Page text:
Now let me show you how easy it is to make a book. Lets start with the template and directions. Students can write or draw their own images. I made the template in Power Point to make the Preposition Penguins book. You can download pdf version of this by clicking on the picture of the template below.
After printing your template, fold it in half on the dot and dash line. This makes it easier for you to cut the red line. Cut the red line.
Fold on the dash lines so it looks like this.
3. Fold the top section to the back along the light blue lines. You should be able to open up the red line that you cut at the beginning.
4. Flatten the diamond center by pushing the two ends inward. The pages will be double sided. It should look like this.
Please respect my efforts. You may use my free down loads with parents, and students on your caseloads and in your classrooms. Do not copy, post, or distribute them on other sites. Please do not use for commercial purposes. You may refer people to this blog to obtain their own personal copy.
Stay healthy everyone and practice social distancing. We will get through this by working together.
My Comprehension of Complex Sentence task cards are a popular item and I have received some requests for more. I created another set that are a little more difficult from the first. They are appropriate for upper elementary to middle school language learners. It is a great way to add 36 more cards and allow for pretest and post test. You can see if they do well with the 2nd deck after working with the first.
They are similar to the first deck. Target words are presented within the context of a short paragraph, three to five sentences in length. The paragraphs are a little longer than in set 1. A comprehension question is asked to target words that are often found in complex sentences. Words specifically targeted include; neither/nor, either/or, instead, usually, unless, if/then, except, both, after, before, while, when, any, until, during, although, early, later, first, last, between, and middle.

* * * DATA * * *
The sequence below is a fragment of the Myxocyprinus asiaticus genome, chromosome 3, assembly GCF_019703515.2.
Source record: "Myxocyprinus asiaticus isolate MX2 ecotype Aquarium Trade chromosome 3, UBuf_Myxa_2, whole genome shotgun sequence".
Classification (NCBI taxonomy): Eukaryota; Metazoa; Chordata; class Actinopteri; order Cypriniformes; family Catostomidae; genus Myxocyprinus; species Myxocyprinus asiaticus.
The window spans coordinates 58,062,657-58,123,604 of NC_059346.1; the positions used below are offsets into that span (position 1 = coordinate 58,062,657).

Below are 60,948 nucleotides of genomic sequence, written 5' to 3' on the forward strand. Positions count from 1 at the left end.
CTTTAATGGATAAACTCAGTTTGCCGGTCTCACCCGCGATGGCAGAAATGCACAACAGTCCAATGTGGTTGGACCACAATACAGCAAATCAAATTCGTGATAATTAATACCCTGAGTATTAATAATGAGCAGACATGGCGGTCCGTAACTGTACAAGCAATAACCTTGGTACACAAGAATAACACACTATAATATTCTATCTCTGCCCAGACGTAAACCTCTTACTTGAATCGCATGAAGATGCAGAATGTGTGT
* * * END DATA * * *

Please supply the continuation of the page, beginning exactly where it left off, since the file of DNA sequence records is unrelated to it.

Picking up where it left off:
I am posting the first 9 task cards so you can test them out. Click on the star image below to get the trial cards. Let me know if you have any suggestions for improvement or if there are more words that should be added. I always appreciate your feed back. you can contact me by using the comment bubble by post heading. I read comments before they are posted to avoid spam, so don’t be concerned if you don’t see your comment immediately.
The full set can be found on Teachers Pay Teachers. It consists of 36 double sided cards. The right side folded under the left side provides an answer when the card is flipped over. You can also separate the prompt from the answer card for some activities. They make good draw cards for student games.